from the Iowa District Court for Polk County, Robert J.
district court treated the defendant's second motion to
correct an illegal sentence as an appeal.
L. Campbell of Dickey & Campbell Law Firm, PLC, Des
Moines, for appellant.
J. Miller, Attorney General, and Louis S. Sloven, Assistant
Attorney General, for appellee.
Potterfield, P.J., and Bower and McDonald, JJ.
POTTERFIELD, Presiding Judge.
August 2006, Thomas Davis was convicted of four counts of
sexual abuse in the third degree. Each of the four counts was
enhanced pursuant to Iowa Code section 901A.2(3) (2005)
because of Davis's prior conviction for another sexually
predatory offense. The district court sentenced Davis to four
twenty-five-year terms of incarceration and ordered Davis to
serve them concurrently. Originally, the court also imposed
the special sentence of lifetime parole. See Iowa
Code § 903B.1.
2017, Davis filed a motion to correct an illegal sentence, in
which he argued that the application of the special sentence
violated the ex post facto clause, as the special-sentence
statute was not enacted until July 1, 2005 and the jury
instructions at his trial advised the jury the acts were to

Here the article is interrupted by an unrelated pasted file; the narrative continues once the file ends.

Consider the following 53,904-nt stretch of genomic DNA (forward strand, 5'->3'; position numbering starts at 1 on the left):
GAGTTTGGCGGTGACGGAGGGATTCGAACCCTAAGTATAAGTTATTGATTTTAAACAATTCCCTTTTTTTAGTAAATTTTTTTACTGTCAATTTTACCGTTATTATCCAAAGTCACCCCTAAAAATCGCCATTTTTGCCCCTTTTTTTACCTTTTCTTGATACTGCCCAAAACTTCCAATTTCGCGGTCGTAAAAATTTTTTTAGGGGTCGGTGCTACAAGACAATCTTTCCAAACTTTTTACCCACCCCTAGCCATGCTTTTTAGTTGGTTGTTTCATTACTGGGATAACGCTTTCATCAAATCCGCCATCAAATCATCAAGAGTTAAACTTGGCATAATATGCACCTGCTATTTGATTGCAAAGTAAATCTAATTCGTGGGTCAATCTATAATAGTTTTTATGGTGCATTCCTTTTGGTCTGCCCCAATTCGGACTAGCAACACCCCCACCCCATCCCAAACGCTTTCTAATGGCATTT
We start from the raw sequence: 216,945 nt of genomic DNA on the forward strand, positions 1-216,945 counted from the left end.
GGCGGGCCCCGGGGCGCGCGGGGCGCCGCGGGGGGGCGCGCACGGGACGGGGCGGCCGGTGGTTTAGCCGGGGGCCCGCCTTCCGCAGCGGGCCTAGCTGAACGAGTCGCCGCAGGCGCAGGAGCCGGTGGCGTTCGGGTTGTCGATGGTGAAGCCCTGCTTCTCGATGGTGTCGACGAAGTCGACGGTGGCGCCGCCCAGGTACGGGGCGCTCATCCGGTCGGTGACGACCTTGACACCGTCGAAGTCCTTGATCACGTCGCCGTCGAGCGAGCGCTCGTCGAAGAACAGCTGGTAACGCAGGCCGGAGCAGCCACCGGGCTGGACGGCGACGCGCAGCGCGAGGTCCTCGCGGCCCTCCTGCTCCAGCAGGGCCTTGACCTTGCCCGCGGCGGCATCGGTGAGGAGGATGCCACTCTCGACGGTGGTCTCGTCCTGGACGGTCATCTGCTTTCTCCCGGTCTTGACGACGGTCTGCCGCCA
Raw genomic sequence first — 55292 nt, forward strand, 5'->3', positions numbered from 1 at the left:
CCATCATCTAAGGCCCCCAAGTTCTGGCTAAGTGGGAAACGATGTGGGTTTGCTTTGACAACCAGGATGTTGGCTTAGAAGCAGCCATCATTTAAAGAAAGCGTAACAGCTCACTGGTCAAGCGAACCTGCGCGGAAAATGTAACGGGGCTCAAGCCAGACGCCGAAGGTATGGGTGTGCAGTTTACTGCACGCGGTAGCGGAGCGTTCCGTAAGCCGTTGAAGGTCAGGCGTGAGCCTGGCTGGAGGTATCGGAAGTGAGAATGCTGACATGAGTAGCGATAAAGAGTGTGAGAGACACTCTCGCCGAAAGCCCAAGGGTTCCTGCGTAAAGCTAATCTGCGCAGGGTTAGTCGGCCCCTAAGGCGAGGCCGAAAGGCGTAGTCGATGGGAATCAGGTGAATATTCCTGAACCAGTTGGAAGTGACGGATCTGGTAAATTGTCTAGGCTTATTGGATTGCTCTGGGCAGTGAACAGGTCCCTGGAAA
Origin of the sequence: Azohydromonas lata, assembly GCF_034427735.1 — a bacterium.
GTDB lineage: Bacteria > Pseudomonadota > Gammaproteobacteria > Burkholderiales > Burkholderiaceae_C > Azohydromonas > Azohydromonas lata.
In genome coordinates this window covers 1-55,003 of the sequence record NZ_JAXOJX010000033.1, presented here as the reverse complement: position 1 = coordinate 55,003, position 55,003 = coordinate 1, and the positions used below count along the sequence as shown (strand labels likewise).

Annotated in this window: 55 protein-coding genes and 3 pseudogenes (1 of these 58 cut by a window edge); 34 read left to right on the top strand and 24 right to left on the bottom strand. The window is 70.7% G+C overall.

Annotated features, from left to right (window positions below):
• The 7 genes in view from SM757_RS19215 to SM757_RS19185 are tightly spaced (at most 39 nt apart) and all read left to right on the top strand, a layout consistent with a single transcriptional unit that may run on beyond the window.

have occurred between March 1 and September 15, 2005. The
State filed a response conceding that Davis was correct, as
there was "no way to determine whether the jury based
its verdict on conduct that occurred before or after the
effective date of the law." State v. Lathrop,
781 N.W.2d 288, 297 (Iowa 2010).
was resentenced on August 17, 2017; the court again imposed
four twenty-five-year terms, to be served concurrently.
September 21, Davis mailed to the district court another
motion to correct an illegal sentence. In it, Davis argued
his sentence was illegal because he was never arraigned on
nor received the amended trial information, which first
contained the notice from the State that it was seeking
application of the enhanced sentencing provision of section
901A.2(3)-changing the applicable sentence for each charge
from ten years to twenty-five years. He maintained he knew at
the time of his trial that the State would be "using his
prior conviction as evidence" but was not made aware of
the ramifications of stipulating to the prior offense.
district court issued an order in response, stating it
"deem[ed] the present motion to be a de facto motion of
appeal of the sentence imposed." The appeal was ultimately
transferred to this court.
reviewing the record, we disagree with the district
court's treatment of Davis's second motion as an
appeal, as the second motion to correct an illegal sentence
raised a new, different issue than his first motion.
Moreover, Davis was successful on his first motion-which the
State did not contest-and he was resentenced accordingly; it
is unclear what he would have appealed regarding the ruling
on his first motion. We reverse and remand to the district
court for ruling on the second motion. We do not retain